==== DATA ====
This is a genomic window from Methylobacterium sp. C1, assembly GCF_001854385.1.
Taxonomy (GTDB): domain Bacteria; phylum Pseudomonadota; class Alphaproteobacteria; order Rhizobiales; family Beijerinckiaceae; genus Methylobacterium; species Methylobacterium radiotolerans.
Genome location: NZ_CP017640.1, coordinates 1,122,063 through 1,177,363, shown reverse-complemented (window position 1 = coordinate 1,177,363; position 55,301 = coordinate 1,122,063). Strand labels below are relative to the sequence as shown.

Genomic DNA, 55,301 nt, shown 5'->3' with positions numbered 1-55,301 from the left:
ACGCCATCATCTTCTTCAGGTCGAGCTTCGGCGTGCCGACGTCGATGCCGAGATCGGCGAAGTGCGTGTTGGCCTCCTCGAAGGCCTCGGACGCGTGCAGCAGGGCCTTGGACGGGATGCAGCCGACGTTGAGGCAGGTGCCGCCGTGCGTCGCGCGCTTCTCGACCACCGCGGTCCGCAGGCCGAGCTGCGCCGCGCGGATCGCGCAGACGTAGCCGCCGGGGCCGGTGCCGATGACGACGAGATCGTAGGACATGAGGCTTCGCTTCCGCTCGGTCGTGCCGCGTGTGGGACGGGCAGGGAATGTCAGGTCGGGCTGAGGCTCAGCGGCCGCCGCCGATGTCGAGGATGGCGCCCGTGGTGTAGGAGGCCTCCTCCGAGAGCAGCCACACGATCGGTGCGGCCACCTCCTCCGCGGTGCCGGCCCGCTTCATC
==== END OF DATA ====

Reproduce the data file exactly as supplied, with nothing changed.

This is a genomic window from Methylobacterium sp. C1, assembly GCF_001854385.1.
Taxonomy (GTDB): domain Bacteria; phylum Pseudomonadota; class Alphaproteobacteria; order Rhizobiales; family Beijerinckiaceae; genus Methylobacterium; species Methylobacterium radiotolerans.
Genome location: NZ_CP017640.1, coordinates 1,122,063 through 1,177,363, shown reverse-complemented (window position 1 = coordinate 1,177,363; position 55,301 = coordinate 1,122,063). Strand labels below are relative to the sequence as shown.

Genomic DNA, 55,301 nt, shown 5'->3' with positions numbered 1-55,301 from the left:
ACGCCATCATCTTCTTCAGGTCGAGCTTCGGCGTGCCGACGTCGATGCCGAGATCGGCGAAGTGCGTGTTGGCCTCCTCGAAGGCCTCGGACGCGTGCAGCAGGGCCTTGGACGGGATGCAGCCGACGTTGAGGCAGGTGCCGCCGTGCGTCGCGCGCTTCTCGACCACCGCGGTCCGCAGGCCGAGCTGCGCCGCGCGGATCGCGCAGACGTAGCCGCCGGGGCCGGTGCCGATGACGACGAGATCGTAGGACATGAGGCTTCGCTTCCGCTCGGTCGTGCCGCGTGTGGGACGGGCAGGGAATGTCAGGTCGGGCTGAGGCTCAGCGGCCGCCGCCGATGTCGAGGATGGCGCCCGTGGTGTAGGAGGCCTCCTCCGAGAGCAGCCACACGATCGGTGCGGCCACCTCCTCCGCGGTGCCGGCCCGCTTCATC